It starts by calling enableSimpleBroker() to enable a simple memory-based message broker to carry the greeting messages back to the client on destinations prefixed with /topic.

The registerStompEndpoints() method registers the /websocket endpoint, enabling SockJS fallback options so that alternate transports may be used if WebSocket is not available.

The SockJS client will attempt to connect to /websocket and use the best transport available (websocket, xhr-streaming, xhr-polling, etc).

package com.roytuts.spring.apache.kafka.streams.websocket.stomp.server.config;

import org.springframework.context.annotation.Configuration;
import org.springframework.messaging.simp.config.MessageBrokerRegistry;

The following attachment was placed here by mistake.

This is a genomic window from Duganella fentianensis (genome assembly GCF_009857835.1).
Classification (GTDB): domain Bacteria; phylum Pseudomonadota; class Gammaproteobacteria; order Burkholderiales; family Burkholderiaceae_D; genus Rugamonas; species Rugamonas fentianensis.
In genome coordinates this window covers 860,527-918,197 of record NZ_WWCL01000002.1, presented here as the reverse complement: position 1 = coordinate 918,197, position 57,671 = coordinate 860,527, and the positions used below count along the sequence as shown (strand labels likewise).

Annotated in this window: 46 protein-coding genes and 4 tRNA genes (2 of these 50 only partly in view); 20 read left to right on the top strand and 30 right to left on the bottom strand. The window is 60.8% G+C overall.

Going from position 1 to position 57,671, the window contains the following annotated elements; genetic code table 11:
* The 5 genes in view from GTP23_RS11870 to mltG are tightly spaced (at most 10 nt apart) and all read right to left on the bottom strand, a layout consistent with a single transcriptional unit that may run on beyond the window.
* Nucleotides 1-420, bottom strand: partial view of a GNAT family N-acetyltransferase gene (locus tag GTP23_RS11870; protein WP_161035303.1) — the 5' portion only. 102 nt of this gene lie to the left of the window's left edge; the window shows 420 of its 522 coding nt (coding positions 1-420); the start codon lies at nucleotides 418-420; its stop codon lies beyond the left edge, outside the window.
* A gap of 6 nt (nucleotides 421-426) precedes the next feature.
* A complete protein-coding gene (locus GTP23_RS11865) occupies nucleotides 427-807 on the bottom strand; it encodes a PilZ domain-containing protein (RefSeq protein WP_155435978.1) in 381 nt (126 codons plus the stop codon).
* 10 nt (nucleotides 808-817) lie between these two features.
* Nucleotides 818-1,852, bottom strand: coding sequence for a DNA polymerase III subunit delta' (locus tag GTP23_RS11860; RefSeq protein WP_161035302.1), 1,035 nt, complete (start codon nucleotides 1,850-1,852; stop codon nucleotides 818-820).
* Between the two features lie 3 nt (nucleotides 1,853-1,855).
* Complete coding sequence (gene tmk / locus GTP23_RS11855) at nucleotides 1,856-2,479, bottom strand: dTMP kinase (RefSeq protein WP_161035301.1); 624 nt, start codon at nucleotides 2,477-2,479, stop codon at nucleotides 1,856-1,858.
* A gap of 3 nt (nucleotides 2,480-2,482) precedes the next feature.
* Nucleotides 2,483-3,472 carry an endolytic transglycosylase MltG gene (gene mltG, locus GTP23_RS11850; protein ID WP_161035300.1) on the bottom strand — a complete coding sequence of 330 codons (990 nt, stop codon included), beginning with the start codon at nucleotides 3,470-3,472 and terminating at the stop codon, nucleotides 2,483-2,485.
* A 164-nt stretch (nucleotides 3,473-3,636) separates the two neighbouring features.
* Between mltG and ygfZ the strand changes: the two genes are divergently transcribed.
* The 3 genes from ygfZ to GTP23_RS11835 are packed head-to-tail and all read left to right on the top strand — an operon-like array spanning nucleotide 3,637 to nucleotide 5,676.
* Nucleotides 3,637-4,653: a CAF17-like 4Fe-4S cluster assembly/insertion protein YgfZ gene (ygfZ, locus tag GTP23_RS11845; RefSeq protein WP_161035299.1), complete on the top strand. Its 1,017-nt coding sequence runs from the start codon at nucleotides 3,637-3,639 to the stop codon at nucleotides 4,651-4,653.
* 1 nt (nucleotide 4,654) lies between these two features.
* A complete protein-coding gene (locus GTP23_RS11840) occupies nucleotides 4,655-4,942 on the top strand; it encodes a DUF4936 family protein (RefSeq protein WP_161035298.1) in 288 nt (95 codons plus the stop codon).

import org.springframework.web.socket.config.annotation.EnableWebSocketMessageBroker;
import org.springframework.web.socket.config.annotation.StompEndpointRegistry;
import org.springframework.web.socket.config.annotation.WebSocketMessageBrokerConfigurer;

@Configuration
@EnableWebSocketMessageBroker
public class WebSocketConfig implements WebSocketMessageBrokerConfigurer {

	@Override
	public void registerStompEndpoints(StompEndpointRegistry registry) {
		registry.addEndpoint("/websocket").setAllowedOrigins("*").withSockJS();
	}

	@Override
	public void configureMessageBroker(MessageBrokerRegistry config) {
		config.enableSimpleBroker("/topic");
	}

}

Related Posts:

Greeting Service

This class will generate different greet messages depending upon the time of the day. I have also appended random generated string so that we will get different random string appended with actual greet message to differentiate from each other every and it will actually tell us that we are getting every time the new message.